A Welcoming Friend is someone from a meeting who spends time getting to know newcomers, introducing newcomers to others in the meeting, and offering support, resources, and spiritual nurture as the newcomer explores Quaker worship, faith, and practices.

There are several key components in the process of deepening the spiritual life of our meetings. One is being intentional about responding to the needs of newcomers with grace. Another includes welcoming, guiding and supporting newcomers through the process of learning about Quaker faith and practice. In addition, it is important to offer opportunities for building meaningful connections within the meeting. Welcoming meetings are those that invite newcomers to learn about Quaker faith, processes and worship AND also to build connections and relationships with Friends in the meeting.

Many welcoming practices in meetings rely on individual Friends to serve as this bridge between newcomers and the meeting community.  The resources below are offered to support individuals stepping into this role of Welcoming Friend.  You’ll find information to share with newcomers, queries for your own reflection, opportunities to go deeper, and next steps to support your meeting in becoming a community welcoming to all.

Help Newcomers Learn about Quaker Practices & Faith

Welcoming Friends help newcomers learn how to encounter and go deeper into Quaker practice and faith and serve as a person of whom a newcomer might ask questions and from whom they might seek spiritual nurture.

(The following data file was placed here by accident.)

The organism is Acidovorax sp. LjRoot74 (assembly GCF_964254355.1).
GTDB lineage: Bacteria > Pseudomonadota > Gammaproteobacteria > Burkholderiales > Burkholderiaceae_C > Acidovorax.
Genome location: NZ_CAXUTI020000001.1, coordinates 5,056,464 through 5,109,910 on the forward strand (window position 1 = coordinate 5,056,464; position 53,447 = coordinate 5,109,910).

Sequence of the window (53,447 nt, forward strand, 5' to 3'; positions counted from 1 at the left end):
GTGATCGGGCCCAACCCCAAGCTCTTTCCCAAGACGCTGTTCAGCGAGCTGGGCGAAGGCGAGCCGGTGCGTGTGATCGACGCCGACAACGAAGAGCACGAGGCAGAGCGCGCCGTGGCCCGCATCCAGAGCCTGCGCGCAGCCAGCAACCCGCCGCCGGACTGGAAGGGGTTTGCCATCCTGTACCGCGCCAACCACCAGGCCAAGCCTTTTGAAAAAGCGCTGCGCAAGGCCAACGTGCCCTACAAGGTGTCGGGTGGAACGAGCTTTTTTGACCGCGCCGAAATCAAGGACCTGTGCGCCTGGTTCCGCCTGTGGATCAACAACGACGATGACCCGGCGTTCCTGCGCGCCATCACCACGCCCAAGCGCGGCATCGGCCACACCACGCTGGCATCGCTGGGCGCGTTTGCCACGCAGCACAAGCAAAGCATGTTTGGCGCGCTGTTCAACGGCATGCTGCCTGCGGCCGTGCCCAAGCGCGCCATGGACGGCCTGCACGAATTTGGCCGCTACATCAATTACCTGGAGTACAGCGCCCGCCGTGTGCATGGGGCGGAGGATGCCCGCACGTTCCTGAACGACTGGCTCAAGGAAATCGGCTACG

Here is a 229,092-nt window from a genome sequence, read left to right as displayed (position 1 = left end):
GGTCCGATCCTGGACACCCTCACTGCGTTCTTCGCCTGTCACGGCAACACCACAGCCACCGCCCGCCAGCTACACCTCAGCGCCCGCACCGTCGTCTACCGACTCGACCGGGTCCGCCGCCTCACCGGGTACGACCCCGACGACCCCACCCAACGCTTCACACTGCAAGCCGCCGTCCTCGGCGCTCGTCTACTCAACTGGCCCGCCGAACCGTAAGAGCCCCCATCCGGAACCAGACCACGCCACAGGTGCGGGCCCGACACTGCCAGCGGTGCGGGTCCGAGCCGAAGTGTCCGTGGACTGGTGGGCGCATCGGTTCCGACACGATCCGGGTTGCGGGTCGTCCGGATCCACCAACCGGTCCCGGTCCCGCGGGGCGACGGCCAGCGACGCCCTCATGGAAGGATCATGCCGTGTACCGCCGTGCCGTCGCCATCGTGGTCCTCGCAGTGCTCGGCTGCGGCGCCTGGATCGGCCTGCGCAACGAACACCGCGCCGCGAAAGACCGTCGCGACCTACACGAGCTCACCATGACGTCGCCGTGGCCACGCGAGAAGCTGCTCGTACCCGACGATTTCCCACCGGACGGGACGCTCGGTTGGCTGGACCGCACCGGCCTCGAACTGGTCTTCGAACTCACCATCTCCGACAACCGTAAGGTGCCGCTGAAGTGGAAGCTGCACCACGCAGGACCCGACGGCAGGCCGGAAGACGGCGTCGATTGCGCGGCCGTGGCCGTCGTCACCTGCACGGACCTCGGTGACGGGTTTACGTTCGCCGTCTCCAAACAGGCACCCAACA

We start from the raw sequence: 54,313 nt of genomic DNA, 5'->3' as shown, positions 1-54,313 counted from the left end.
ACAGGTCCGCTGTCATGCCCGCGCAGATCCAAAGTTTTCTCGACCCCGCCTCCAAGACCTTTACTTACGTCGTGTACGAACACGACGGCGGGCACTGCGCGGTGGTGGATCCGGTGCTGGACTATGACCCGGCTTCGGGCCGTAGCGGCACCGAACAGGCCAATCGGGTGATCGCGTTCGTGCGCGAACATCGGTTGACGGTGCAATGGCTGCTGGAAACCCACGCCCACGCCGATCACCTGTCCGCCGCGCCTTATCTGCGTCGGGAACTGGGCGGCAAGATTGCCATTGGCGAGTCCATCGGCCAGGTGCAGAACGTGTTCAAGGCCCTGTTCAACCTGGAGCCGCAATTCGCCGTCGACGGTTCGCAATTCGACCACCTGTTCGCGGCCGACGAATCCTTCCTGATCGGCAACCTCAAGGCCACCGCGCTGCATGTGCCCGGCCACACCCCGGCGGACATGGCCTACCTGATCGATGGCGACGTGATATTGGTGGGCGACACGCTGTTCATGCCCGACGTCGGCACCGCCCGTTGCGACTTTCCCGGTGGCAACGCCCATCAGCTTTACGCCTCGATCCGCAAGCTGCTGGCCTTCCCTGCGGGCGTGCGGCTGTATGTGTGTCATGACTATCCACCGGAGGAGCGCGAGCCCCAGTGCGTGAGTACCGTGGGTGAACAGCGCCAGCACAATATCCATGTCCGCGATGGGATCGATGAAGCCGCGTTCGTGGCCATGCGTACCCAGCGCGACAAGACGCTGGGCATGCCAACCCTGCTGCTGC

Ease the Way for Newcomers into the Meeting Community

Welcoming Friends serve as a gateway for newcomers into a Quaker community, offering spiritual hospitality, helping build relationships, and attending to the varying needs of newcomers. Being drawn into the life of the community promotes spiritual growth and increases the likelihood that newcomers will remain active within the Quaker faith.

Welcome All Who Would Travel the Quaker Path

Welcoming Friends are aware of and sensitive to issues of bias, racism, and other divisions that can be barriers to full participation in our meetings and our society.

We can do better than a handshake and the exchange of names!  Studies have shown that newcomers to faith communities are more likely to stay if they have early opportunities to meet multiple people who become entry points to the community.  We can also learn to overcome the human tendency to be more welcoming to people who are most like us.  Our Quaker faith tells us that there is that of God in each of us, and we need to learn how to best mitigate expressions of explicit and implicit bias as we welcome newcomers and embrace the whole person over the long haul.

When someone new walks in the door, we need to ask gentle, open-ended questions rather than assume someone is or is not already a Quaker or familiar with Quakers.

Encourage the Whole Meeting to Practice Authentic Welcoming

Welcoming Friends support the meeting community in warmly and effectively engaging newcomers. For many newcomers, obtaining a working understanding of Quaker faith and practice requires immersion in a community that is spiritually grounded, open, and inviting.

Additional Resources

FGC’s Anti-Racism Resources

Grow Our Meetings Toolkit: Welcoming & Integrating Newcomers

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